The South Orange Village Board of Trustees Jan. 28 meeting turned into a de facto community meeting on police use of force, as Chief of Police Kyle Kroll and other public safety officials presented for well over an hour and then took community questions.
Village President Sheena Collum struck a conciliatory tone to start the meeting. Collum said that the information released by NJ Advance Media was leading to much state level action and reform for data transparency that would “lead to the best level of police accountability that citizens should expect.”
Unlike a meeting hosted by Maplewood on January 14, South Orange leaders sought to supplement and interpret use of force numbers in a lengthly presentation. Maplewood also had a co-chair of its newly formed Community Board of Police lead its forum (South Orange does not, as yet, have a Community Board on Police) inserting community concerns into the meeting from the start.
Kroll thanked NJ Advance Media for The Force Report. “We need to be challenged. We need to be criticized when we do wrong. … We want the community’s assistance,” said Kroll, who expressed that he thought the police department is “on our way to excellence.”
Kroll clearly wanted to give attendees an understanding of how police operate and provide context for the Force Report’s data. Kroll said that the Force Report data “alone will not present an accurate picture or totality of what may exist.”
He stressed that officers did not have the opportunity to refuse calls and they “don’t always know what situation they are going into.” He said that there had “not been one complaint” on use of force in 7 years of data — from 2012 to 2018 — that he prepared for the evening.
A major point that Kroll stressed was an explanation of why the numbers on use of force exceeded calls. “This isn’t mano e mano. This isn’t just, ‘I’ll try to arrest him and you stand back.’ That’s not how police work works. You would want 2 or 3 individuals to approach an armed individuals to ensure no one gets hurt.”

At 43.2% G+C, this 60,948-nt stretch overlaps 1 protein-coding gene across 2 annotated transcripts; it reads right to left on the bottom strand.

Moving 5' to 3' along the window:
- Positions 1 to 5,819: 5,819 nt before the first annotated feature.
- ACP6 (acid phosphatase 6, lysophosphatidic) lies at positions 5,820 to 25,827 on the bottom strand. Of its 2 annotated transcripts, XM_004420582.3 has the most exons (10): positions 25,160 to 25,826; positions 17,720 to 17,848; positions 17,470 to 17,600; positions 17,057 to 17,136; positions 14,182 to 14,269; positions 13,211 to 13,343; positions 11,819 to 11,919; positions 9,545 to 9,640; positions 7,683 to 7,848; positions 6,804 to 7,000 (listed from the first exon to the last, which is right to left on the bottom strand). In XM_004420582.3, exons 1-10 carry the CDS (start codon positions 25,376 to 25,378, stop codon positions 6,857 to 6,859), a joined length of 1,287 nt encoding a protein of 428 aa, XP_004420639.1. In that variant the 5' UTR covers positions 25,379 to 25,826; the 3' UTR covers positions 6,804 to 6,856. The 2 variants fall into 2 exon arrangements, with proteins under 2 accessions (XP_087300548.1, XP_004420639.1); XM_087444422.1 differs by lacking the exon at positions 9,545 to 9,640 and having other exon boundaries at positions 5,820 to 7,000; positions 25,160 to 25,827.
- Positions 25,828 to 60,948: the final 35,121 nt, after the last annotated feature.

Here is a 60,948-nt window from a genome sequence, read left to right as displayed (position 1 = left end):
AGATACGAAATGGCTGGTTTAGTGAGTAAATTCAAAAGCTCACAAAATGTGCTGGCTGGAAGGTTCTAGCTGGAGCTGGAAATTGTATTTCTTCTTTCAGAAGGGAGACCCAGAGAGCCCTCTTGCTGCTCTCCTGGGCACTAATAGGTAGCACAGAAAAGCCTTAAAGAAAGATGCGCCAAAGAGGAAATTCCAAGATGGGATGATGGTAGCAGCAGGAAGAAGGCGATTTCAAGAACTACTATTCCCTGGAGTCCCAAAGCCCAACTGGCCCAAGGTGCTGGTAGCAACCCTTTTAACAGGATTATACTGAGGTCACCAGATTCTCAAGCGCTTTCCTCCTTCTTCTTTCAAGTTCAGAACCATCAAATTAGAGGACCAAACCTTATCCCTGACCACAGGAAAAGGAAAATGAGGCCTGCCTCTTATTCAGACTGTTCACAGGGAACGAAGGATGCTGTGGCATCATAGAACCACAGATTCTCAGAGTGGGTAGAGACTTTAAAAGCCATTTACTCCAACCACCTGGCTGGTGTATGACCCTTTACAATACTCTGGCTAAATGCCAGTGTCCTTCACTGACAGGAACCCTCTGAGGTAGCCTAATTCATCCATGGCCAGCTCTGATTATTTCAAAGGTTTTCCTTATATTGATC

“One consistency that you will see,” said Kroll, “nearly 100% of the incidents of force, either the individual was obstructing, resisting arrest or they failed to comply. That needs to be understood.”
Community members took to the microphone to ask for a Community Board on Police such as that in Maplewood (BOT members said they were open to this) and a statewide database of all incidents. Others expressed frustration that this data was not made available until NJ Advance Media put out the information. “You knew about this before now and didn’t talk about it and address it,” said one community member.
Community member Bobby Brown challenged Kroll’s characterization of compliance holds as not necessarily being painful, and also said, “The thing that I did not hear you say is we have a problem and here is how we are going to fix it.”
Brown asked Kroll to “stop explaining away the data.” He said he knew that Kroll wanted to let his officers know that he had their back, but Brown invoked his own experience and his concern for his sons and said, “I’d like to know that you have their backs too.”
“I came through this school system,” said Kroll in response. “I am as committed to this town just as much as any of you. This town goes down we all go down. I care. … I want my legacy to be that I left this place better.”
Kroll ended his remarks telling Brown, “I appreciate your comments.”
Village Green will continue to report out community comments from this meeting once the video posts on southorange.org.
See the slide presentation here: